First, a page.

Parliament approves new holidays
By Chamanlall Naipaul
April 30, 2004
THE report of the parliamentary Special Select Committee on the Review of Public Holidays was approved by the National Assembly yesterday, accepting its recommendations that Guyana’s Independence Day May 26, and May 5, the date of the arrival of the first batch of indentured labourers, be declared public holidays.
The approval came in the absence of the main Opposition People’s National Congress/Reform (PNC/R) which continued its boycott of the National Assembly, but the smaller Opposition parties, the Working People’s Alliance/Guyana Action Party (WPA/GAP) and the Rise Organise and Rebuild (ROAR) were present and supported the motion proposing that the recommendations of the Special Select Committee be accepted.
Minister of Home Affairs, Mr. Ronald Gajraj in introducing the motion requesting the National Assembly to approve the Report of the Special Select Committee observed that Guyana’s Independence Day was commemorated annually from 1966 when Guyana achieved independence, until 1969, and on the attainment of republican status in 1970, May 26 was removed from the calendar of holidays.
He further observed that in 1996, on the occasion of the 30th Independence Anniversary the minister charged with the responsibility for public holidays declared May 26 as a public holiday and has continued to do so up to the present time.
Gajraj asserted that independence was not given “on a platter” but had to be struggled for and therefore must be given appropriate recognition.
He added that Guyana was the only country in the Caribbean where Independence Day was not declared a national holiday.
However, the PNC/R in a statement to the media said it “disassociates itself with the report that has been submitted to the Parliament. If the government wishes to make May 5th a national holiday, they can do so immediately as such power is already vested in the Minister of Home Affairs.”
The PNC/R said it does not “take issue with the creation of a public holiday in the recognition of the Indo-Guyanese contribution to Guyana.”
It said it did not participate in the work of the Special Select Committee because of the government’s insistence that Gajraj remain on the committee.
The party has been calling for the removal of Gajraj from office because of alleged links to a so called extra-judicial `Death Squad’.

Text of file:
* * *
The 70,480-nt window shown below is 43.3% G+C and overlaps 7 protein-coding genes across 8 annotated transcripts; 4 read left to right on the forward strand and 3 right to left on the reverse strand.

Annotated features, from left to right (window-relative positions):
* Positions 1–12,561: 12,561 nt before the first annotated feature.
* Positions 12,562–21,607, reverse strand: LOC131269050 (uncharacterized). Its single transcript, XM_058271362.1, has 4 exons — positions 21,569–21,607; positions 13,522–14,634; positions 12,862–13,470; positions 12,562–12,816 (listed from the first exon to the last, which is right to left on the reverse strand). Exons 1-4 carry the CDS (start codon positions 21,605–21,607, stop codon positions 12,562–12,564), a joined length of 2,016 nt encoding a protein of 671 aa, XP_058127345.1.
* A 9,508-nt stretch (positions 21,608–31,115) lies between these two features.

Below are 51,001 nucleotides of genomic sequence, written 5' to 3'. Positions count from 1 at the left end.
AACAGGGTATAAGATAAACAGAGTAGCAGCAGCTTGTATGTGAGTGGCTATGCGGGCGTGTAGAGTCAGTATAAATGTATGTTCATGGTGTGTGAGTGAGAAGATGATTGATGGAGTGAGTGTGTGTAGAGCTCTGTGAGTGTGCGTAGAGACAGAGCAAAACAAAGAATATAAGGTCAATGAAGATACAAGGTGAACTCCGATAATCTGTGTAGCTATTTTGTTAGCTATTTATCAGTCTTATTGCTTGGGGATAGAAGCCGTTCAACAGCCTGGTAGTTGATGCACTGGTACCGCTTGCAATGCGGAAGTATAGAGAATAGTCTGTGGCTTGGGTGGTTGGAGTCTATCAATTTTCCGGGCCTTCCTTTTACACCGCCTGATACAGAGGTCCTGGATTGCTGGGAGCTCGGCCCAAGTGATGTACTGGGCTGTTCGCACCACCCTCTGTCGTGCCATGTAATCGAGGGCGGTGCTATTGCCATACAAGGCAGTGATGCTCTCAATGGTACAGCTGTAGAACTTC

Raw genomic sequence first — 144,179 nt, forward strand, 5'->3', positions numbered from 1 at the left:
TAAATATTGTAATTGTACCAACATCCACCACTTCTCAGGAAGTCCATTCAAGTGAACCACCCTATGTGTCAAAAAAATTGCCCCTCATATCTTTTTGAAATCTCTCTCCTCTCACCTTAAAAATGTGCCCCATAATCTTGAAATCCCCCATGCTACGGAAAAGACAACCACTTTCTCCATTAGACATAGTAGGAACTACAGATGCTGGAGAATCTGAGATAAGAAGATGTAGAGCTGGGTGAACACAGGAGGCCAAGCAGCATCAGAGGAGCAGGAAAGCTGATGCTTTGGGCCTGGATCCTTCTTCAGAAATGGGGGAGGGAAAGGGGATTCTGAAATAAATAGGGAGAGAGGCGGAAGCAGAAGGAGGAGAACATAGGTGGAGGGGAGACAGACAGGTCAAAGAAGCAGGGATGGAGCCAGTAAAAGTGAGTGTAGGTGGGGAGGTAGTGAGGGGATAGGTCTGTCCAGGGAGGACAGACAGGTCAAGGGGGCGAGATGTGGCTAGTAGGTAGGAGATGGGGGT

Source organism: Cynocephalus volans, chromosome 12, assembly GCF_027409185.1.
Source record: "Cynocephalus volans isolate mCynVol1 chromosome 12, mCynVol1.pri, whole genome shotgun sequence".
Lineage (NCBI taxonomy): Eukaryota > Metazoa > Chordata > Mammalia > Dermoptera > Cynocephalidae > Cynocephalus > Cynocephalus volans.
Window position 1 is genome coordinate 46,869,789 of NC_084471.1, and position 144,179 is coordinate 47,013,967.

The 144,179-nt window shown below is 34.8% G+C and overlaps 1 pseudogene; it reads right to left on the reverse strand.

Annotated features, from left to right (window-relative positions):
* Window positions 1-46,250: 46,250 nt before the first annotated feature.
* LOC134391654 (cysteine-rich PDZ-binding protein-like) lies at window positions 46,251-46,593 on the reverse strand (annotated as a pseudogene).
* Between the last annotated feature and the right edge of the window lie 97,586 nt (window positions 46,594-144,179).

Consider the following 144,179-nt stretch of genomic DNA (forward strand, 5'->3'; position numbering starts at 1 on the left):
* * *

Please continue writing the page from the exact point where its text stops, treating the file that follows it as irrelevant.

Minister of Foreign Trade and International Cooperation, Mr. Clement Rohee while being supportive of the report, asked why the reason for dropping May 26 as a holiday was not stated.
As regards May 5, Gajraj argued that the history of this country cannot be erased and that the arrival of indentured labourers is integrally linked to Guyana’s history.
People must feel that their contributions are recognised if they are to be motivated to increase production and productivity, he contended, adding that undoubtedly the arrival of Indians had significantly changed the landscape of this country.
Leader of ROAR, Mr. Ravi Dev unequivocally supporting the report, said at this juncture in Guyana’s history when the state is under attack, it is essential to build a nation which would lead to a stable state and the observance of May 5 can be an instrument in helping to build a nation.
He also pointed out that Trinidad and Tobago which has a similar history and ethnic composition to that of Guyana has long ago declared May 5 as a national holiday.
Mrs. Sheila Holder of WPA/GAP was also supportive of the report, arguing that making people feel good about their contributions can translate to the benefit of society.
However, she noted that most of the contributions during the consultations on the review of public holidays came from Region Four (Demerara/Mahaica), and urged that in future a process which would more accurately reflect the views of society be adopted.
She was supported in this by Minister of Culture, Youths and Sports, Ms. Gail Teixeira.
The report also recommended that consideration be given for September 10 to be declared a holiday for Amerindians and October 12 be declared African Holocaust Day.
The National Assembly also yesterday passed two bills - Pensions (President) Bill which seeks to index the pension of Presidents-past and present and ceremonial or executive and their spouses and dependents to the salary of the incumbent, and the Income Tax Audit Bill which would provide for the waiving of income tax on the salaries of the President, Chancellor of the Judiciary and the Chief Justice.
Minister of Tourism, Industry and Commerce, Mr. Manzoor Nadir in presenting the Pensions (President) Bill said the legislation is an indication of the care the government attaches to those who have served the country at the highest level.
The new legislation will now see past Presidents receiving a pension which is equivalent to seven/eighths of their last salary.
Mr. Bernard Do Santos of the People’s Progressive Party/Civic (PPP/C) in supporting the Income Tax Audit Bill, said the judiciary is the “bulwark of democracy” and the offices of the Chancellor and Chief Justice are the “guardians of the purity of the Constitution.”
He reflected that during the pre-1992 period the judiciary was starved of resources but with the “dawn of a new era” that situation is changing, and the bill is a further recognition that this government regards the rule of law as of fundamental importance.